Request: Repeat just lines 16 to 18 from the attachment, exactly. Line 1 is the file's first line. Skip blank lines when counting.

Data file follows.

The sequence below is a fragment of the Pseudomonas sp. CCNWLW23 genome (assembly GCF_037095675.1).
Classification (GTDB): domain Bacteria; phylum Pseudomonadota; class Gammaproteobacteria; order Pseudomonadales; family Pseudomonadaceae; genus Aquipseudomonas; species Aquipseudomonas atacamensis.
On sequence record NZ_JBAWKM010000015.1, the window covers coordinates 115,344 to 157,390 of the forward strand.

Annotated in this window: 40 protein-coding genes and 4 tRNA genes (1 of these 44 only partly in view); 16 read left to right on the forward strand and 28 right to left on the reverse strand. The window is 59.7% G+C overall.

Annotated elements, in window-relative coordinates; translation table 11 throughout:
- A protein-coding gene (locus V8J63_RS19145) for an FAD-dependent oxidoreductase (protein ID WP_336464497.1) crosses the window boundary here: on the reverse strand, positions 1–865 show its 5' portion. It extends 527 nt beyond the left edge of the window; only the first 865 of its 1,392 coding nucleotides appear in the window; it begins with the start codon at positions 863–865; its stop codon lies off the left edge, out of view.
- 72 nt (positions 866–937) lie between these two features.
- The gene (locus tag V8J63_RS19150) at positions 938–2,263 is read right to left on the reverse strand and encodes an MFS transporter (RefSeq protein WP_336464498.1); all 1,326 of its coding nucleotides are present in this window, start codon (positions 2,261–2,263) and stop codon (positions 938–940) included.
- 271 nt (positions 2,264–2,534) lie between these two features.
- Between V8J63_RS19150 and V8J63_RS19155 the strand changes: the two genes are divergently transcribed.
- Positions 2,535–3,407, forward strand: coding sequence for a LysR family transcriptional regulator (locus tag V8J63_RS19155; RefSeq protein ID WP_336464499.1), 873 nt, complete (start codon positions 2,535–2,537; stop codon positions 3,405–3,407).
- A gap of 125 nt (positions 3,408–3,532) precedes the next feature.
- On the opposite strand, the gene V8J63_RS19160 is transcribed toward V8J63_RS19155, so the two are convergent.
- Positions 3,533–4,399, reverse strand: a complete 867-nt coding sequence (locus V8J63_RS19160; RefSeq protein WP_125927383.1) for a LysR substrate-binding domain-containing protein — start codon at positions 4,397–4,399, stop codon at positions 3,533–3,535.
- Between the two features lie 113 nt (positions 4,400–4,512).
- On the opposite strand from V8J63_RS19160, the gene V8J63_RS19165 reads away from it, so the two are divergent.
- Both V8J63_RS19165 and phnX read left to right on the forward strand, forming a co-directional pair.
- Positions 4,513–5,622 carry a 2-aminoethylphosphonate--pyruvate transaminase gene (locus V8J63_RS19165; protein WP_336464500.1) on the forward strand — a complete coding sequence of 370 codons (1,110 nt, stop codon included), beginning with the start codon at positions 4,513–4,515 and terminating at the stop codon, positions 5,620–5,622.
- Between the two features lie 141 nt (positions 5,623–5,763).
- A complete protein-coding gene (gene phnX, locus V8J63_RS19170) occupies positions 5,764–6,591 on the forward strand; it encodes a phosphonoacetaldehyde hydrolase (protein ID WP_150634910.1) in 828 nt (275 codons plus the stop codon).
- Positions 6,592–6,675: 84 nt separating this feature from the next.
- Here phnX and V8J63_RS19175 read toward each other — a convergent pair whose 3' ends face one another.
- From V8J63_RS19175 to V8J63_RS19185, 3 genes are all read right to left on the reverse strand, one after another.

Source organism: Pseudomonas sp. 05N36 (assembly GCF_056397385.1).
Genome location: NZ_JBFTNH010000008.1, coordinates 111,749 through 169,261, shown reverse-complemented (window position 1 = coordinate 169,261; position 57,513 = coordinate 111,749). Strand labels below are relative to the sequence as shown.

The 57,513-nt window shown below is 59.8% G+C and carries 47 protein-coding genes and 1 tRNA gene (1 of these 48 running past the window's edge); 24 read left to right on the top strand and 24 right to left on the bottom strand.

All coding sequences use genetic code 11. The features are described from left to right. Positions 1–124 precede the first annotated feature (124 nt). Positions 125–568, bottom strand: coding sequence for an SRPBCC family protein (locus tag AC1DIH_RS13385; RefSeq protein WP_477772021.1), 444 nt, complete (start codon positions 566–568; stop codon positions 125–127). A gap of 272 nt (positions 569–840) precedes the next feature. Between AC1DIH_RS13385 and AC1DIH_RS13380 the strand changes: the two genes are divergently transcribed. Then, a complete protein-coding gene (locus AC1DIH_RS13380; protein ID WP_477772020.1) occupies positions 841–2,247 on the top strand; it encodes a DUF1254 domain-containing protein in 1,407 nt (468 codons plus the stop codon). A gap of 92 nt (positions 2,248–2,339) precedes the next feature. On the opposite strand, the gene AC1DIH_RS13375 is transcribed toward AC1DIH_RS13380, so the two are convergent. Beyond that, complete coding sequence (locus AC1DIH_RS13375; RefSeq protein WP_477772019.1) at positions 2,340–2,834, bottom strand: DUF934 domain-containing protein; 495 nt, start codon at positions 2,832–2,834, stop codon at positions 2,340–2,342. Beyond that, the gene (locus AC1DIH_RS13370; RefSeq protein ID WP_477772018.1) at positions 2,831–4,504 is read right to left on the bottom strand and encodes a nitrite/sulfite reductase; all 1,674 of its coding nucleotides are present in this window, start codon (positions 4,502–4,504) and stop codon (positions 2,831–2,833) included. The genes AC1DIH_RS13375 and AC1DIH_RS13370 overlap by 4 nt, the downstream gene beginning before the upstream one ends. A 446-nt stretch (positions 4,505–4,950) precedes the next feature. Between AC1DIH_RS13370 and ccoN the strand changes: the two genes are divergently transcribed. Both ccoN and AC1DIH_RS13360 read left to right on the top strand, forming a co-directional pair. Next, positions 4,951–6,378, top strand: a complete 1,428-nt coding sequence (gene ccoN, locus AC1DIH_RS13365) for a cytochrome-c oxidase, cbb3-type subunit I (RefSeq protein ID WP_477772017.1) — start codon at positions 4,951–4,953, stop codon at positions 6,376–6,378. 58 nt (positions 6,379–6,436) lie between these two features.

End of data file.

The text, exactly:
- On the opposite strand from V8J63_RS19160, the gene V8J63_RS19165 reads away from it, so the two are divergent.
- Both V8J63_RS19165 and phnX read left to right on the forward strand, forming a co-directional pair.
- Positions 4,513–5,622 carry a 2-aminoethylphosphonate--pyruvate transaminase gene (locus V8J63_RS19165; protein WP_336464500.1) on the forward strand — a complete coding sequence of 370 codons (1,110 nt, stop codon included), beginning with the start codon at positions 4,513–4,515 and terminating at the stop codon, positions 5,620–5,622.